FROM Kadir van Lohuizen
Conflict Diamonds At least one million African workers earn pennies a day in the backbreaking effort to find diamonds, which themselves have no intrinsic value at all, but serve as symbols of love, wealth and power, and that makes for an industry worth $60 billion a year. By the time they get to a jewelry store, there's no way to identify these stones that have been used to finance brutal conflict in Africa. Bad publicity has driven the industry to reduce smuggling and try to improve the appalling conditions of diamond miners. But the new Hollywood film, Blood Diamond , is raising disturbing questions. What are the human costs? How much smuggling is still going on? How important are diamonds to the economies of countries including Sierra Leone, Botswana and South Africa?
Terrorism and tweets, hate speech and murder Just days before an election, Britain is coping with a rash of deadly terrorism, and Prime Minister Theresa May is on the defensive. And again today, President Trump has tweeted criticism of the Mayor of London. Later, a double murder in Portland, Oregon has revealed the ugly past of a supposedly “progressive” city. One immediate question: is “hate speech” protected by the First Amendment?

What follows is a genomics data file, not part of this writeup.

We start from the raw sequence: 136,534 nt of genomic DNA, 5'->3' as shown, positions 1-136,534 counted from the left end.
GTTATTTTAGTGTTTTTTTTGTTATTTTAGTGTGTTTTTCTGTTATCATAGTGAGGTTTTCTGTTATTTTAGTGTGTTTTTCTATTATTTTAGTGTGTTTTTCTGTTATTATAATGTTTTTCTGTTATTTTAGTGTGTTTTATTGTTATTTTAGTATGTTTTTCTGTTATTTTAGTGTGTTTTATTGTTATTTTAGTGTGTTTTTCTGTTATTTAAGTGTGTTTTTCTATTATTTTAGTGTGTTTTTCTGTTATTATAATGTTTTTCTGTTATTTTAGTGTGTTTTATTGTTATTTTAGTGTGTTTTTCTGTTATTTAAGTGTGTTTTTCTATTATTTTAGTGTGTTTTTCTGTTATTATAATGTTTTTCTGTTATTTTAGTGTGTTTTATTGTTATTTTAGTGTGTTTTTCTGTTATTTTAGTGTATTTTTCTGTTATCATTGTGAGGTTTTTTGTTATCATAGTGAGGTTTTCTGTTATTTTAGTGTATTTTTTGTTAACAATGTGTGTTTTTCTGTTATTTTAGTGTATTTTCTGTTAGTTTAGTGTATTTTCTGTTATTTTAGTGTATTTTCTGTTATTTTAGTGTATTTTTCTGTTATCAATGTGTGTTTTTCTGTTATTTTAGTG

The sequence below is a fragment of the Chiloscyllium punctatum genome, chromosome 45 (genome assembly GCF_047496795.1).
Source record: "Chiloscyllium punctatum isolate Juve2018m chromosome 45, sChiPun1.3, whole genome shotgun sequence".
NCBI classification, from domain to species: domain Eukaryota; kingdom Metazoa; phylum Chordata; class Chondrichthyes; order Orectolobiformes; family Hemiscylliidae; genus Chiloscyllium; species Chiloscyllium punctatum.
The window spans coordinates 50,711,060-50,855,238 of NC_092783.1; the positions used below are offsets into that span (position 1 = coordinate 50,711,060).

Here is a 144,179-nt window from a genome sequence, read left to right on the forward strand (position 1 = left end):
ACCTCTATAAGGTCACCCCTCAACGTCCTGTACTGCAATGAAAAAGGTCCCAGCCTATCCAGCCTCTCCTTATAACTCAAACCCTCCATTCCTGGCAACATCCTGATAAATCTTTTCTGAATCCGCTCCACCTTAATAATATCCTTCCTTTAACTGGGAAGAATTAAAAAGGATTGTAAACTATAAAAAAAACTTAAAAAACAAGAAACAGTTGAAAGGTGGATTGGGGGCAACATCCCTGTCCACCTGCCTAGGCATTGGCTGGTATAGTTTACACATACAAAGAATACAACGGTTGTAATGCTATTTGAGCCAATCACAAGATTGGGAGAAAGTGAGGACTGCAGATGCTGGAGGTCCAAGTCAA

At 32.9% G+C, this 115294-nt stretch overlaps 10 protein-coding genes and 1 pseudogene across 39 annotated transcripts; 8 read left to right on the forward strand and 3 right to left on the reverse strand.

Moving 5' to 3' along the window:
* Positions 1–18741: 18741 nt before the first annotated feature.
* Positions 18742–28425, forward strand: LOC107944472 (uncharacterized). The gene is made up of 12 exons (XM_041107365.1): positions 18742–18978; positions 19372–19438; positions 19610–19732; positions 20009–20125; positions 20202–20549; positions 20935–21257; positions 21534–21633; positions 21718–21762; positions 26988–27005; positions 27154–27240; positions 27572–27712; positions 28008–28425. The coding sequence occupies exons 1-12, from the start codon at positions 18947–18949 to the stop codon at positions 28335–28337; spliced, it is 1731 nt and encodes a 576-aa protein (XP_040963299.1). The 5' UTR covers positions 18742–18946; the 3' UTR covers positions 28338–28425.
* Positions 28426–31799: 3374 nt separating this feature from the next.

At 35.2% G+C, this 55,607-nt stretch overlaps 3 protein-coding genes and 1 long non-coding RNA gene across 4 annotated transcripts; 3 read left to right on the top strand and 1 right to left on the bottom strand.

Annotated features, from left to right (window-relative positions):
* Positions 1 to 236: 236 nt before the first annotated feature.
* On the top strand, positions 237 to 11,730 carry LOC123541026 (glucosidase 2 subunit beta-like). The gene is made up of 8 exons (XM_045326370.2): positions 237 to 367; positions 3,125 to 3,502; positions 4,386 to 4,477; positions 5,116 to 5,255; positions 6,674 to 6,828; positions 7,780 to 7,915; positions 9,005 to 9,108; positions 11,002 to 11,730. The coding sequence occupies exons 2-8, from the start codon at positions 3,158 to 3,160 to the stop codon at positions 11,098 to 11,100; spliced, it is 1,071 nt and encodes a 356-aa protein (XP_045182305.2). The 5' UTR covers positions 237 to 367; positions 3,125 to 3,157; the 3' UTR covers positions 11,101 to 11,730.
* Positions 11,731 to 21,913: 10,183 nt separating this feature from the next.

Ex-FBI Director Comey tells his side of the story Today, former FBI Director James Comey came close to calling the President who fired him a liar. The White House denied the claim and called it insulting, but Republican Senators did not challenge Comey’s truthfulness. Many questions remain: did the President try to obstruct a federal investigation? Later, we’ll go behind the “velvet rope” for a look at 5-Star health care for the richest Americans.
Who's to blame for the opioid crisis? Some of the lawyers who took on Big Tobacco are now going after Big Pharma. It’s all about the deadly epidemic of opioid use. Are the drug companies to blame? What about the users? Later, on today’s Talking Point: making sense of Britain’s upset election.
Trump's 'America First' goes missing abroad In the Middle East, President Trump is changing some policies of the Obama Administration—and reversing his own campaign attacks on Islam as a religion that "hates us." We hear about his visit to Saudi Arabia and what's at stake for the rest of his foreign excursion.